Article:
MMA is a tough tough sport. I've trained with guys like Nick Diaz, Nate Diaz, and Jake Shields. Jake's a great and humble guy. I'm a fan of the sport. It's an artful sport. It's a tough brutal sport. These guys have to learn 2 or 3 different things in order to be successful. There's the ground game like Jiu Jitsu and stand up. I'm a fan of it and I respect it. I don't look at it like Boxing vs. MMA. I think there's place for boxing and there's a place for MMA, and I respect the both of them highly.
Many fighters have tough rugged crazy nicknames. Bernard Hopkins is "The Executioner". But yours is S.O.G. Could you tell me about your nickname?
S.O.G. is Son of God. A lot of people come up to me and say "so you're the son of God? You're the savior?" Absolutely not. But I go by a scripture Galatians 3:26 which says "through the faith of Jesus Christ, you are all sons of God" and to me that means if you're willing to release your faith in Jesus Christ you too can become a son of God. I am a Christian and I think the name fits. I think it's something that's natural and I really like it! I really like the name. I think a lot of people do like it. Some don't. But a lot of people do.
Outside of boxing, you help out with a lot of positive influential organizations. For example you teamed up with knockoutdogfighting.org which reaches out to prevent dog fighting. Could you tell me a little about that?
The knockoutdogfighting.org organization was started by a person named Chris who is very passionate about dogs, especially pit bulls because they get mistreated a lot. She says these dogs are very passionate and very loyal dogs. They're here for more than just dog fighting. And as I got connected with knockoutdogfighting.org, I did some research and realized that dog fighting isn't just the issue. It's been proven when there's dog abuse within a home, there's child abuse, spousal abuse, and even elderly abuse. And guys end up committing worse crimes. There's one reason why I teamed up with her, because I am able to get into juvenile halls and I'm able to connect with people about that subject as well as many other things. I want to use my platform to reach as many people in as many areas as I can in non profit organizations.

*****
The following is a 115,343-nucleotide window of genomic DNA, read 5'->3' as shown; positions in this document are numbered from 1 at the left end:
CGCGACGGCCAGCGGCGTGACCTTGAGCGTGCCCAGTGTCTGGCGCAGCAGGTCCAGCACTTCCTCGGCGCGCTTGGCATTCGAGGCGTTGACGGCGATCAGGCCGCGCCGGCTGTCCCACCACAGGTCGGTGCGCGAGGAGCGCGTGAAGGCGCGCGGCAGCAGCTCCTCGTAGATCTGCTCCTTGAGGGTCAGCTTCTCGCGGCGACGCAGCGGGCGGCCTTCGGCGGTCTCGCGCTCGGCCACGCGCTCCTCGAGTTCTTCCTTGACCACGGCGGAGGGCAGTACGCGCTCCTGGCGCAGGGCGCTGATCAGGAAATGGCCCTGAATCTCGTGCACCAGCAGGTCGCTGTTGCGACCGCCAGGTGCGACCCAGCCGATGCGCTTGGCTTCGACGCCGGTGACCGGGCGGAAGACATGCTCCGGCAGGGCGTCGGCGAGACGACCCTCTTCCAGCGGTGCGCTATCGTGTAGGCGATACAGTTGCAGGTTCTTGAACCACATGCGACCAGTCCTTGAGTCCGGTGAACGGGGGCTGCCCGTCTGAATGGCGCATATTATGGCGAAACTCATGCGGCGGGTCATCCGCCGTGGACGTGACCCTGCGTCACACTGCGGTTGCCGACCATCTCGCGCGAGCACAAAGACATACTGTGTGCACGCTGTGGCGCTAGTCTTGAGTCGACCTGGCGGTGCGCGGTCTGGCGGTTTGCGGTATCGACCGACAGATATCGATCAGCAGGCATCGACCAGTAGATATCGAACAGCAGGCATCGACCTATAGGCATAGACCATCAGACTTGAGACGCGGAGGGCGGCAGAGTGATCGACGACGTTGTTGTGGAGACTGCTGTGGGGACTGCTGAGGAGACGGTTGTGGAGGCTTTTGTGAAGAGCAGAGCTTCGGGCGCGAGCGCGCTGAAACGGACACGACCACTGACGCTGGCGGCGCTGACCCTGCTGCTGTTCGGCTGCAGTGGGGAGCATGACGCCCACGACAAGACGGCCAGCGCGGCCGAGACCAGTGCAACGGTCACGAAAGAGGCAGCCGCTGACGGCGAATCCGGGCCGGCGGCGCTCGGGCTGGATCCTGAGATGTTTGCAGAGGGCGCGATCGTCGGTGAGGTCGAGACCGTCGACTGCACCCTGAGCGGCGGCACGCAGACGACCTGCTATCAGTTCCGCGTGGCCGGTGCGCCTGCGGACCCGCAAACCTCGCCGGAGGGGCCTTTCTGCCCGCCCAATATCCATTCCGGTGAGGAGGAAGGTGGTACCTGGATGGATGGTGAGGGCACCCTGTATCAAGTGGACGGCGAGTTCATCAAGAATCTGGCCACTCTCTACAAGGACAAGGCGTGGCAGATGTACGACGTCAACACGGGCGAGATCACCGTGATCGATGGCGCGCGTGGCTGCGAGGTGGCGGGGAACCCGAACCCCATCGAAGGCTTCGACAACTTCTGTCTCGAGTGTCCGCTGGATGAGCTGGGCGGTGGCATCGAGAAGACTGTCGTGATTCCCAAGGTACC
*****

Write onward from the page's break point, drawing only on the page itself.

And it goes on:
You have so much going on in your life inside and outside of the ring. If you never got into boxing and laced up a pair of gloves, what do you see yourself doing?
Wow...that's a good question. Well my desire after boxing, and I believe I am able to do that even now is preach the gospel. I was able to go to Dublin High School and speak to the Fellowship of Christian Athletes and it was such a powerful moment. I feel like the word of God and the power of God can affect people's lives. I love sharing the good news with people. But if not that, I would see myself in business because I love crunching numbers. I love talking about business, and just seeing how business works. I would love to see myself in a suit everyday and going to do some good business somewhere (chuckles).